‘Tis the season to update the old address book and ensure Christmas and Hanukah greetings have a one way ticket rather then a roundtrip right back to your mailbox. Each year this is one task that is met with a variety of challenges and profanities, always taking me far longer then anticipated. Every December I make the same declaration; next year I will make address book updates throughout the year, yet this month is no different then year’s past as I sit here with my list of contacts preparing to send out cards and seriously contemplating on whether it would be easier to just say "bah humbug."
Adequately performing yearly address updates require intense person by person data analysis. From A to Z, each entry is studied in an effort to dust off the brain and remember if the contact experienced any major life changes; moved, got married, got divorced, had a child, adopted a pet. As an emotional person this task can at times be taxing. Joyous and painful moments of the year are experienced all over again with each stroke on the keyboard. Edits are most often for happy reasons with the name of a new child or spouse added to a record. The most painful moments come with the deletes; strained friendships and deaths seem so much more permanent when people no longer live in my address book. Updating an address book is like writing a new chapter in your autobiography, adding detail to the storyline of your supporting cast.
As a self-proclaimed geek I find data analysis extremely interesting and I noticed the following trend: in our twenties friend’s changed their addresses almost as frequently as their underwear. Growing responsibility equals greater stability; it is more likely a “return to sender” comes from retiring family who trade in their family homes for condos in the south then from friends with minivans and car seats. Even my own data has remained unchanged since shortly after my 30th birthday when I moved into my present home and we adopted the youngest member of our furry family.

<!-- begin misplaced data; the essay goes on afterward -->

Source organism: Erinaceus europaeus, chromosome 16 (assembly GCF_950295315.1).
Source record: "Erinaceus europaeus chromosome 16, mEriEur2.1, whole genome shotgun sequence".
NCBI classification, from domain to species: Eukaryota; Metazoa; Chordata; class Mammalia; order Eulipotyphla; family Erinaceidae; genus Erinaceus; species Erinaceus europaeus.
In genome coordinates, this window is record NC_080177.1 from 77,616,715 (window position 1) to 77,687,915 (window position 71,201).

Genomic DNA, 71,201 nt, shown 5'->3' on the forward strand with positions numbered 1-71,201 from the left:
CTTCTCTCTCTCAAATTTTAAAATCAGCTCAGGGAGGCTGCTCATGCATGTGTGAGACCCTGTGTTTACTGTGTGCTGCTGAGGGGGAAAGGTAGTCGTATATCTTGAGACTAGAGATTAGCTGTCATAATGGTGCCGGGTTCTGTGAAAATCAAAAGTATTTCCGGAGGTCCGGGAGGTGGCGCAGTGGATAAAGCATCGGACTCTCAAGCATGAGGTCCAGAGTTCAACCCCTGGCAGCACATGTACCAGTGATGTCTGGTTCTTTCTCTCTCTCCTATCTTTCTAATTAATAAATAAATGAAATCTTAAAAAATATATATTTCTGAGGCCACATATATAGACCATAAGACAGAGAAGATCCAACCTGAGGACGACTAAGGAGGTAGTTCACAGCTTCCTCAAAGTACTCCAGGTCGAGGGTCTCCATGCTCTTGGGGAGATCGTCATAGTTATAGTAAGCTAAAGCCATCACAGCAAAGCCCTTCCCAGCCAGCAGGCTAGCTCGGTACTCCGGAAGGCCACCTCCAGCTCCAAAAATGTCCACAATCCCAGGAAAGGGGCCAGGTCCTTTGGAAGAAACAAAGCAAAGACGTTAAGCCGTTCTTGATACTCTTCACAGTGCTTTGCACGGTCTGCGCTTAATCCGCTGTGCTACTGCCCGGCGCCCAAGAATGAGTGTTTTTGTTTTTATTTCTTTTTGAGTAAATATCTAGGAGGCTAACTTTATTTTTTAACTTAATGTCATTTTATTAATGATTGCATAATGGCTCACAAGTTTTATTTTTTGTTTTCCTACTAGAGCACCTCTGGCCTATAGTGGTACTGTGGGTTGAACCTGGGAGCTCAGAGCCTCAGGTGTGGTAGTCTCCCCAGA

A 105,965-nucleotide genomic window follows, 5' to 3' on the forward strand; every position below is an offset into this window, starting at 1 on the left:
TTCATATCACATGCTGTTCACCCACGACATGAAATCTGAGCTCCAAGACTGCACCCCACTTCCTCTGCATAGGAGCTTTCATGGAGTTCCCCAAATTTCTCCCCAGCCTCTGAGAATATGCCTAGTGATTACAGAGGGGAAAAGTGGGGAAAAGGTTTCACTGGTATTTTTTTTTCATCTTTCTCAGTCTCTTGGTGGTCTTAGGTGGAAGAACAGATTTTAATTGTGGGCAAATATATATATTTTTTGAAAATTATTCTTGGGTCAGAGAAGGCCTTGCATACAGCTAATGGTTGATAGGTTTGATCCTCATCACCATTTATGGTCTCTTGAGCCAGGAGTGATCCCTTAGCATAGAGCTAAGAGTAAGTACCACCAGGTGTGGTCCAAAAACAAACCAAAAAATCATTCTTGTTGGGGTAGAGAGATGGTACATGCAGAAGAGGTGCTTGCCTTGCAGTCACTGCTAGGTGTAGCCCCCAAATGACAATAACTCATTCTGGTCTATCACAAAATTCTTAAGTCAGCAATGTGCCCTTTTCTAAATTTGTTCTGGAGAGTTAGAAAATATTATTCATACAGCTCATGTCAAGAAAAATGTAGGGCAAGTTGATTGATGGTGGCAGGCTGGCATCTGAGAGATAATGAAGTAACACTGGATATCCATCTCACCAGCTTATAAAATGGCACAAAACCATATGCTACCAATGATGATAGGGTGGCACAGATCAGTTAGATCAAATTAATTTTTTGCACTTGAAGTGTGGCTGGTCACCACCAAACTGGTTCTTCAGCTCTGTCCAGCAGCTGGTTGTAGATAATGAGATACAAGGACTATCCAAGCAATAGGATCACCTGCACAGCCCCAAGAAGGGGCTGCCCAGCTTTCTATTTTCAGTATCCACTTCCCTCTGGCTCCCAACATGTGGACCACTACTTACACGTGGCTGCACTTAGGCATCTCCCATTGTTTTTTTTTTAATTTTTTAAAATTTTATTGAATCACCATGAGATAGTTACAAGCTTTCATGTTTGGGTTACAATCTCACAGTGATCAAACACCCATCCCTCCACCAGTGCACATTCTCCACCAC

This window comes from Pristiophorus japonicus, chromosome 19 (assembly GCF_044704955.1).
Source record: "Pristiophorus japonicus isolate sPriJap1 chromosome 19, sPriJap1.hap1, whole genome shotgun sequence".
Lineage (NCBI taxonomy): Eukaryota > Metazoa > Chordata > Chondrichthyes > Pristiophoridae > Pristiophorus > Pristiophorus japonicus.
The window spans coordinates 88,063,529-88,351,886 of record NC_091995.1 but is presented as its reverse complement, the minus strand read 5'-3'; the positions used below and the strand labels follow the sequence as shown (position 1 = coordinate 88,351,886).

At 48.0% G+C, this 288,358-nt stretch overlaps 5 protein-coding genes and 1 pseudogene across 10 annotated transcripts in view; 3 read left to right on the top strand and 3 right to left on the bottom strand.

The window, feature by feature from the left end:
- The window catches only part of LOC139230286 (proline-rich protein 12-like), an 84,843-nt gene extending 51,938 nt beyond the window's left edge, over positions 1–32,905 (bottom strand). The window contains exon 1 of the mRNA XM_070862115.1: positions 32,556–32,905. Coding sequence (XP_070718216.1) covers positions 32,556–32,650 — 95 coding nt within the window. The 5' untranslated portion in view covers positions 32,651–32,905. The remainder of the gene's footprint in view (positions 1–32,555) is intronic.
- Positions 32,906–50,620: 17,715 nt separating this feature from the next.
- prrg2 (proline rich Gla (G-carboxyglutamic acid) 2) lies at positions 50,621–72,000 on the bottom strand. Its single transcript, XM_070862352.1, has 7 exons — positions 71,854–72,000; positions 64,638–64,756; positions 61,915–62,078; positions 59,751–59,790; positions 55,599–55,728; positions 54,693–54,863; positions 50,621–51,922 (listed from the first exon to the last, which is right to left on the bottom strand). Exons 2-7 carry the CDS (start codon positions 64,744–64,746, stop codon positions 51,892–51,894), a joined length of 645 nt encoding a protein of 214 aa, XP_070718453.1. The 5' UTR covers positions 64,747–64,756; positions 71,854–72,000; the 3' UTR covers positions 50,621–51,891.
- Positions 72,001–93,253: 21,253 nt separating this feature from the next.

Performing this update once a year, although time consuming, provides time to really sit down and reflect on the past twelve months and what it meant to the lives of those we love, and to our own. It is so profound to focus on the names of all the wonderful people in my life and the days when we did not have to write Christmas cards because we saw each other at parties and gatherings instead. Each year we write promises in cards, letters and emails to call and write more; easier said then done. While it is sad to see another year pass without those promises fulfilled, it is still comforting to know that the chill of winter is made more bearable by warm wishes from around the world; that is what the holiday season is all about. Long after the decorations are packed away, gifts are forgotten and holiday pounds disappear, memories of cards and letters, news and photos from friends and family remain. While 2008 cannot bring us more time to see family and friends it helps to slow things down, even if only for a day, to take a walk down memory lane and make sure your holiday wishes are not returned.